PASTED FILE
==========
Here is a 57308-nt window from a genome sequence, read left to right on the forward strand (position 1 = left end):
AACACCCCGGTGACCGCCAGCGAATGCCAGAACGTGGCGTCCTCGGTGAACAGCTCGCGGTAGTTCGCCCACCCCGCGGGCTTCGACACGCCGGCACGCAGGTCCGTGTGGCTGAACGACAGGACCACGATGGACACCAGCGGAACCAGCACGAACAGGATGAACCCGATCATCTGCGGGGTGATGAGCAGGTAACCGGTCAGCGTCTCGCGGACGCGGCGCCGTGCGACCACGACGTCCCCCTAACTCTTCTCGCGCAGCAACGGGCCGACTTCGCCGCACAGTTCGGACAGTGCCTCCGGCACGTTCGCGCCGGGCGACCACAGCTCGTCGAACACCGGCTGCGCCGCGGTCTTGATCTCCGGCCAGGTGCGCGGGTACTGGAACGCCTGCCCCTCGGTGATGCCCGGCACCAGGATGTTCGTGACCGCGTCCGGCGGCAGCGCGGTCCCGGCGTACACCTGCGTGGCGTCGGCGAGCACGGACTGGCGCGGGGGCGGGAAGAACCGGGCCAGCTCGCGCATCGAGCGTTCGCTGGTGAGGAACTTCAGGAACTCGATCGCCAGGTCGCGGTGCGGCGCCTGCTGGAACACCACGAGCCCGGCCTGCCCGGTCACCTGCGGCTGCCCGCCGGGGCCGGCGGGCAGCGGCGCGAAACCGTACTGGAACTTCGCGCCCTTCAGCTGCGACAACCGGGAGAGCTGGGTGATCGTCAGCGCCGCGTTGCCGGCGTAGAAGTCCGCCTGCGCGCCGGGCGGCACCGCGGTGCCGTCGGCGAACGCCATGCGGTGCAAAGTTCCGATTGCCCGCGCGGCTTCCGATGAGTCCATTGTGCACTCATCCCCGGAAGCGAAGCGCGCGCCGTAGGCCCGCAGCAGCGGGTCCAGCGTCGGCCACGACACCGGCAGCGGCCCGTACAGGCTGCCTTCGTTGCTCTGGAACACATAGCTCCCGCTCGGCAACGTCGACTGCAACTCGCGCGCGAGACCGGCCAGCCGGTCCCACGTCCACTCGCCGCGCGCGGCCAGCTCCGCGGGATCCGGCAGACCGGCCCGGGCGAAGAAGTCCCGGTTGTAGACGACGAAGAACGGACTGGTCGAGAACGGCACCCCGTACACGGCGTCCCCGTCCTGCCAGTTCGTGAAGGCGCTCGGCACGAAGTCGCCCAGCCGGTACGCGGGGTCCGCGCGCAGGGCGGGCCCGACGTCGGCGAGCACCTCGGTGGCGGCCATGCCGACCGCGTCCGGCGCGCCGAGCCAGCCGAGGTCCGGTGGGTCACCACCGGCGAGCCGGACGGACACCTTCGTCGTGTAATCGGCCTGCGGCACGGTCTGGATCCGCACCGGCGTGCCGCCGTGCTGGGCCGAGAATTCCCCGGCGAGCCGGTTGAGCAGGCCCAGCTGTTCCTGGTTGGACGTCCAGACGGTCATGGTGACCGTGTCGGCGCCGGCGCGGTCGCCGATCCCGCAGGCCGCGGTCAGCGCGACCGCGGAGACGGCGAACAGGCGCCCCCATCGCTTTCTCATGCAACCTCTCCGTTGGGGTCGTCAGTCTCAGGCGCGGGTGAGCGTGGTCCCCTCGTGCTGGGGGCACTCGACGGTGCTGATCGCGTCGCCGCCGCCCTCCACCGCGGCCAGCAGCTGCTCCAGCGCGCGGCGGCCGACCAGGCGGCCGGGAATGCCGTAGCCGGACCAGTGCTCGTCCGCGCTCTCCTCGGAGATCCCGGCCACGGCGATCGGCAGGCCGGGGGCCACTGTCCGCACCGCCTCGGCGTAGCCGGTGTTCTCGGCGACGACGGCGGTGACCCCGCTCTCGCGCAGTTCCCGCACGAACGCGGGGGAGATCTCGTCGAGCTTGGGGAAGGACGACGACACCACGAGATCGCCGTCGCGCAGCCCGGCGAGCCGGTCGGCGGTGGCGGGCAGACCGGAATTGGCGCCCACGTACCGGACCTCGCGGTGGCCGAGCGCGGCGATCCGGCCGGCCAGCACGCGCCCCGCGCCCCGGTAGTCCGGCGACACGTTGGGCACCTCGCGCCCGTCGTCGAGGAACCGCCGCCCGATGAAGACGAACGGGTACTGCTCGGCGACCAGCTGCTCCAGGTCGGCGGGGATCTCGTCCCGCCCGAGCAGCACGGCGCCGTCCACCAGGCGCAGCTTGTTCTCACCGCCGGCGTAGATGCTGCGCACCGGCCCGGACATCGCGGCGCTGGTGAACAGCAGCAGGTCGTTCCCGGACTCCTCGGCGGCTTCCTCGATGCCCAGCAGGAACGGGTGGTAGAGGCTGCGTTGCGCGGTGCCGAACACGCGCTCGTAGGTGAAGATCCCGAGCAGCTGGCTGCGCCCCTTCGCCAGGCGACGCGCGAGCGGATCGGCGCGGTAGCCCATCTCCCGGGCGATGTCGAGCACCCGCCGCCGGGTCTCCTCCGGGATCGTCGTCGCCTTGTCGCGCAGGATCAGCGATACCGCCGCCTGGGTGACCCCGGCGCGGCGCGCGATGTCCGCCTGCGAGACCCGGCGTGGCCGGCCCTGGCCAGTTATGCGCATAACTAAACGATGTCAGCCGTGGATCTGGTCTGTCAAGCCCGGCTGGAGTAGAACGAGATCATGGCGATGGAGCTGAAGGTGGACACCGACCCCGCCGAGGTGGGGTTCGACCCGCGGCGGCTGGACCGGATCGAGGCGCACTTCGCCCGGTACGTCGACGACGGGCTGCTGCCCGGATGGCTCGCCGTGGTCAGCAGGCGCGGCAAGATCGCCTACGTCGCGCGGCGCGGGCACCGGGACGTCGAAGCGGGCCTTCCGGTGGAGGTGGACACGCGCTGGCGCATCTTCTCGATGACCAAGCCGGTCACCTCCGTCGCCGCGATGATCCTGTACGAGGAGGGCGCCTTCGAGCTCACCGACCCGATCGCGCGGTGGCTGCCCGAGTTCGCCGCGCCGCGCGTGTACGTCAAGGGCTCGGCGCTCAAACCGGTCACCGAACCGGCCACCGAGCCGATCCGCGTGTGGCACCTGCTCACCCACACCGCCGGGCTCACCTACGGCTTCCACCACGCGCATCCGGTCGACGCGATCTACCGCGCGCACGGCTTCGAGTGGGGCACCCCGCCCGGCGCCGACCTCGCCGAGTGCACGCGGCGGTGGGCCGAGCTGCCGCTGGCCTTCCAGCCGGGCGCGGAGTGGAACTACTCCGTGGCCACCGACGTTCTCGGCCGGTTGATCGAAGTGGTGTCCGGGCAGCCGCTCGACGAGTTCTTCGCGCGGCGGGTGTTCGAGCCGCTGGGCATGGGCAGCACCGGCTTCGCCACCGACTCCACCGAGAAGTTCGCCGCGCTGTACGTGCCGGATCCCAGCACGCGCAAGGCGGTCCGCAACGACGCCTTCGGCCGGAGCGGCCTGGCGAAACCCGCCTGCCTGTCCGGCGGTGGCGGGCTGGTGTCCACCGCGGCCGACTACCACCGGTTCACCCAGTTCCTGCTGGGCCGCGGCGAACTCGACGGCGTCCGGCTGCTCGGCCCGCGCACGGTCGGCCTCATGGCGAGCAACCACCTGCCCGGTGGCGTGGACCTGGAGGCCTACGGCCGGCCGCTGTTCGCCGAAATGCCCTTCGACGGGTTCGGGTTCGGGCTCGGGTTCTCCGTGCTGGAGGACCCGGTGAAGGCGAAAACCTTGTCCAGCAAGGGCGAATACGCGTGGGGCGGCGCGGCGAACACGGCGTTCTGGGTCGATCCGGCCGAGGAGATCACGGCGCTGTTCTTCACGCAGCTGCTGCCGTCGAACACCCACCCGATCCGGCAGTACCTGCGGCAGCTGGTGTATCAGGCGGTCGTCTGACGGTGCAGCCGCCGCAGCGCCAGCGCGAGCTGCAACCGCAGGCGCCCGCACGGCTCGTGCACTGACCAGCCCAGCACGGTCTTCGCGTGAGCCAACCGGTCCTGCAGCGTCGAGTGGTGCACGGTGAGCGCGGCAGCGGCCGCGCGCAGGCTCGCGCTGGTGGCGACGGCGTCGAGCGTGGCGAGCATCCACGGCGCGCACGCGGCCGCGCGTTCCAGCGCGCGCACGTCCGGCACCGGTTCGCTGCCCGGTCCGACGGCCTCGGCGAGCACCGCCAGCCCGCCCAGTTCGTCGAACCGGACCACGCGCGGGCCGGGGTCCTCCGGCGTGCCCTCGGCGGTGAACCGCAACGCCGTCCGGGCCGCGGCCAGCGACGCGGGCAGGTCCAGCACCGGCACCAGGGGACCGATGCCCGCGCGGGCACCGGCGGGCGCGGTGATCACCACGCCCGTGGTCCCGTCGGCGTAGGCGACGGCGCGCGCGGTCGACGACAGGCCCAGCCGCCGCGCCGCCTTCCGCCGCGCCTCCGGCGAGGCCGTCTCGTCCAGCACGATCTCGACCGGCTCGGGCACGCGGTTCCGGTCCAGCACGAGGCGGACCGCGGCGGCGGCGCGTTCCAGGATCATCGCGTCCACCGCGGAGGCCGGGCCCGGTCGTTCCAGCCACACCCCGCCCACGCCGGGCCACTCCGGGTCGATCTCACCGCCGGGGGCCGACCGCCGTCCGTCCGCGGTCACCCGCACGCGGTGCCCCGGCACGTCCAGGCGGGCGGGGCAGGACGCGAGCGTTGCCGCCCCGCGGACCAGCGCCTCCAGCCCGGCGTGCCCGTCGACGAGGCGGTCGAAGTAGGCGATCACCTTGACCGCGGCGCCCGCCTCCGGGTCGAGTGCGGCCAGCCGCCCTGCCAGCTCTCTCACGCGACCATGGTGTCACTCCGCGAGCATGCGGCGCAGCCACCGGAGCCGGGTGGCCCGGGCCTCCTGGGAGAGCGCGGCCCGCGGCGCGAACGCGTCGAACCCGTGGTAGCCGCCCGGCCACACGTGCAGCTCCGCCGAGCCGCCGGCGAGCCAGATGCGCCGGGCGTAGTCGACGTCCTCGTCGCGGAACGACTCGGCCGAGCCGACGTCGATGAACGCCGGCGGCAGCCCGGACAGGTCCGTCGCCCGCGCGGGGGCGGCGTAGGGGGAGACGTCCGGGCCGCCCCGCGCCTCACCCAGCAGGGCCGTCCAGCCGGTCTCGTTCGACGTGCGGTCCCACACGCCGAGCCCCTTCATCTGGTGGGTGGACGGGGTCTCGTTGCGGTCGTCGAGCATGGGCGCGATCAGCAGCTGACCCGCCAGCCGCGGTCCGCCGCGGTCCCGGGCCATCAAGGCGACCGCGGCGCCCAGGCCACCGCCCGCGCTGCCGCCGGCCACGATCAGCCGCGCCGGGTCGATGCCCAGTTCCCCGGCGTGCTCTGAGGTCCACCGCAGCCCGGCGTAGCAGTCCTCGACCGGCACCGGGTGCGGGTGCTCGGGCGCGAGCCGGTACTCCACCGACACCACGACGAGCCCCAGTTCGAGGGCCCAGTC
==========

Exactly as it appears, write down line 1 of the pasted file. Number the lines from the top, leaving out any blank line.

Here is a 57308-nt window from a genome sequence, read left to right on the forward strand (position 1 = left end):